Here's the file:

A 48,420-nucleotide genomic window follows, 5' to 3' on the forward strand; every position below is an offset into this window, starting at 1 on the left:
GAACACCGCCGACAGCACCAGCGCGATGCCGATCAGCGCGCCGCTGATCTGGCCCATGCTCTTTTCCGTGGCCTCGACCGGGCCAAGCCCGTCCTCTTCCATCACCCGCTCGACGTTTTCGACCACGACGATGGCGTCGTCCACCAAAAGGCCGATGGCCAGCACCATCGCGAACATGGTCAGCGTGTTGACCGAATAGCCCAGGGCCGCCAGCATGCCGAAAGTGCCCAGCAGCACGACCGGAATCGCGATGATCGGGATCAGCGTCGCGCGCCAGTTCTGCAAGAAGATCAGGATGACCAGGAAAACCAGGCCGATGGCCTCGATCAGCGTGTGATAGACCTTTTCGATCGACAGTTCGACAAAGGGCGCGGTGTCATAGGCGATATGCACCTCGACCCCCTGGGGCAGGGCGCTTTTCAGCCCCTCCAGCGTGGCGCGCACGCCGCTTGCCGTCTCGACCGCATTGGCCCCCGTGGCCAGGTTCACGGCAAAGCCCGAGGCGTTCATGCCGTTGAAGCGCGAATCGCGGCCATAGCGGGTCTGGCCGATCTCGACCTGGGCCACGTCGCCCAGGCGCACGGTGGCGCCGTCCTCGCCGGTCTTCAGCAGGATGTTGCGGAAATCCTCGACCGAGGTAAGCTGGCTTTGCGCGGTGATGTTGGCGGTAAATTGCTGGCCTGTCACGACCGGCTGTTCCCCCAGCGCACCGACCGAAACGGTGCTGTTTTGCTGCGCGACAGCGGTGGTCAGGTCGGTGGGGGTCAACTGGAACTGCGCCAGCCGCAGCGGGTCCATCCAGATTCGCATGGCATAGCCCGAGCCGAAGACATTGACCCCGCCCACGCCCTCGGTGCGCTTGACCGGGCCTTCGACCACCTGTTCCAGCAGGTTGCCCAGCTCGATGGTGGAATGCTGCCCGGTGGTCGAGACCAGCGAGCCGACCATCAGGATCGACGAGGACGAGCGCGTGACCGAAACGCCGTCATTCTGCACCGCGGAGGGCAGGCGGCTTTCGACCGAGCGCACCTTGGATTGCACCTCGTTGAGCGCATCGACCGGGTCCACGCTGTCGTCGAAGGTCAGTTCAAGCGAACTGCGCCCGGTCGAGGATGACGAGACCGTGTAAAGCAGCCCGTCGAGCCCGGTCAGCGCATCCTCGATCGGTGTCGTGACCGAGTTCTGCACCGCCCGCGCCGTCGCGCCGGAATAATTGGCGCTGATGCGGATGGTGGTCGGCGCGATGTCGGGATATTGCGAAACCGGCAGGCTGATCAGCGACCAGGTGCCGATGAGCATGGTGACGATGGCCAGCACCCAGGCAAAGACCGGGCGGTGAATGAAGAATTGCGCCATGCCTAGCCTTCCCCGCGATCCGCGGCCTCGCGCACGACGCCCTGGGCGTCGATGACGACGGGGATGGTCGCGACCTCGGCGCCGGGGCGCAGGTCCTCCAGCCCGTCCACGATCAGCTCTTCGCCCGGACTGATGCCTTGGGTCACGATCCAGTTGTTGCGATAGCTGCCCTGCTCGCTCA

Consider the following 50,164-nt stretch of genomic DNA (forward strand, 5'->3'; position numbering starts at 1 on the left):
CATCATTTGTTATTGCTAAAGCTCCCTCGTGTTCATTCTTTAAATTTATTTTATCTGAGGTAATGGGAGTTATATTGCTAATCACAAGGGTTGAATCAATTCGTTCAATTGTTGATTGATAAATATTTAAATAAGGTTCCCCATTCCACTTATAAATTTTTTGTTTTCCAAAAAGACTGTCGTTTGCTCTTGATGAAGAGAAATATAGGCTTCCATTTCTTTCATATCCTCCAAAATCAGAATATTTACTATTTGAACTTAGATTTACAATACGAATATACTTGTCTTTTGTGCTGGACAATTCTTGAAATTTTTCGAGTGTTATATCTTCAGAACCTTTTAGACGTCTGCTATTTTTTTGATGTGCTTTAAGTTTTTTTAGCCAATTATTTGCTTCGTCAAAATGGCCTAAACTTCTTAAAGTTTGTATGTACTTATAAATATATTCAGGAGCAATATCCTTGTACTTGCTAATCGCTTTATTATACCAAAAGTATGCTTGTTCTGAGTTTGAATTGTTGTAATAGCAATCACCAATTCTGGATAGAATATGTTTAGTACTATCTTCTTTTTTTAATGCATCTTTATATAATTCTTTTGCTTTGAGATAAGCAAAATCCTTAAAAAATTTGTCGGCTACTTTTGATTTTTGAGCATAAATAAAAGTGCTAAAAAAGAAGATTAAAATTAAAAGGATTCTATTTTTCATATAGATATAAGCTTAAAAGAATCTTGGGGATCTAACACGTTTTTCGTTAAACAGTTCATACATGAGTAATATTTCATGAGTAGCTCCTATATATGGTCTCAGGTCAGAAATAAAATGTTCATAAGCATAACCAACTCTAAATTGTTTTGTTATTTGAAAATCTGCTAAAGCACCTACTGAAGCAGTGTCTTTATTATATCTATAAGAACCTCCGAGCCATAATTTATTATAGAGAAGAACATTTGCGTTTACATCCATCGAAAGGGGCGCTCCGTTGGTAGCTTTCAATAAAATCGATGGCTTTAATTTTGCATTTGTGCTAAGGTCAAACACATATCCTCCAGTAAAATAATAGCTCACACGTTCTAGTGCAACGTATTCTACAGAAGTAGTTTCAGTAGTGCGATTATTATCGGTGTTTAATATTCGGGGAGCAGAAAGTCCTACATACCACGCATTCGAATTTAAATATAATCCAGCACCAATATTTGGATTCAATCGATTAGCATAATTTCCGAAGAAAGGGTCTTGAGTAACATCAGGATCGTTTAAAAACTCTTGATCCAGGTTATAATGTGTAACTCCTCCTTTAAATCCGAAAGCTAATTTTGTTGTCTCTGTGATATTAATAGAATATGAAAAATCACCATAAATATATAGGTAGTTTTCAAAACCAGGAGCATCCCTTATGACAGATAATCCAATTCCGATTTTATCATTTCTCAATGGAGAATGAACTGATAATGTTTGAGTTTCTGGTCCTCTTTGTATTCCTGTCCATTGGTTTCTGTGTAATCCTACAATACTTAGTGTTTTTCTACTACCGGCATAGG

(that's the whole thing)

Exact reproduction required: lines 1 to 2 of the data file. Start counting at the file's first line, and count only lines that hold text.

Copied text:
A 48,420-nucleotide genomic window follows, 5' to 3' on the forward strand; every position below is an offset into this window, starting at 1 on the left:
GAACACCGCCGACAGCACCAGCGCGATGCCGATCAGCGCGCCGCTGATCTGGCCCATGCTCTTTTCCGTGGCCTCGACCGGGCCAAGCCCGTCCTCTTCCATCACCCGCTCGACGTTTTCGACCACGACGATGGCGTCGTCCACCAAAAGGCCGATGGCCAGCACCATCGCGAACATGGTCAGCGTGTTGACCGAATAGCCCAGGGCCGCCAGCATGCCGAAAGTGCCCAGCAGCACGACCGGAATCGCGATGATCGGGATCAGCGTCGCGCGCCAGTTCTGCAAGAAGATCAGGATGACCAGGAAAACCAGGCCGATGGCCTCGATCAGCGTGTGATAGACCTTTTCGATCGACAGTTCGACAAAGGGCGCGGTGTCATAGGCGATATGCACCTCGACCCCCTGGGGCAGGGCGCTTTTCAGCCCCTCCAGCGTGGCGCGCACGCCGCTTGCCGTCTCGACCGCATTGGCCCCCGTGGCCAGGTTCACGGCAAAGCCCGAGGCGTTCATGCCGTTGAAGCGCGAATCGCGGCCATAGCGGGTCTGGCCGATCTCGACCTGGGCCACGTCGCCCAGGCGCACGGTGGCGCCGTCCTCGCCGGTCTTCAGCAGGATGTTGCGGAAATCCTCGACCGAGGTAAGCTGGCTTTGCGCGGTGATGTTGGCGGTAAATTGCTGGCCTGTCACGACCGGCTGTTCCCCCAGCGCACCGACCGAAACGGTGCTGTTTTGCTGCGCGACAGCGGTGGTCAGGTCGGTGGGGGTCAACTGGAACTGCGCCAGCCGCAGCGGGTCCATCCAGATTCGCATGGCATAGCCCGAGCCGAAGACATTGACCCCGCCCACGCCCTCGGTGCGCTTGACCGGGCCTTCGACCACCTGTTCCAGCAGGTTGCCCAGCTCGATGGTGGAATGCTGCCCGGTGGTCGAGACCAGCGAGCCGACCATCAGGATCGACGAGGACGAGCGCGTGACCGAAACGCCGTCATTCTGCACCGCGGAGGGCAGGCGGCTTTCGACCGAGCGCACCTTGGATTGCACCTCGTTGAGCGCATCGACCGGGTCCACGCTGTCGTCGAAGGTCAGTTCAAGCGAACTGCGCCCGGTCGAGGATGACGAGACCGTGTAAAGCAGCCCGTCGAGCCCGGTCAGCGCATCCTCGATCGGTGTCGTGACCGAGTTCTGCACCGCCCGCGCCGTCGCGCCGGAATAATTGGCGCTGATGCGGATGGTGGTCGGCGCGATGTCGGGATATTGCGAAACCGGCAGGCTGATCAGCGACCAGGTGCCGATGAGCATGGTGACGATGGCCAGCACCCAGGCAAAGACCGGGCGGTGAATGAAGAATTGCGCCATGCCTAGCCTTCCCCGCGATCCGCGGCCTCGCGCACGACGCCCTGGGCGTCGATGACGACGGGGATGGTCGCGACCTCGGCGCCGGGGCGCAGGTCCTCCAGCCCGTCCACGATCAGCTCTTCGCCCGGACTGATGCCTTGGGTCACGATCCAGTTGTTGCGATAGCTGCCCTGCTCGCTCA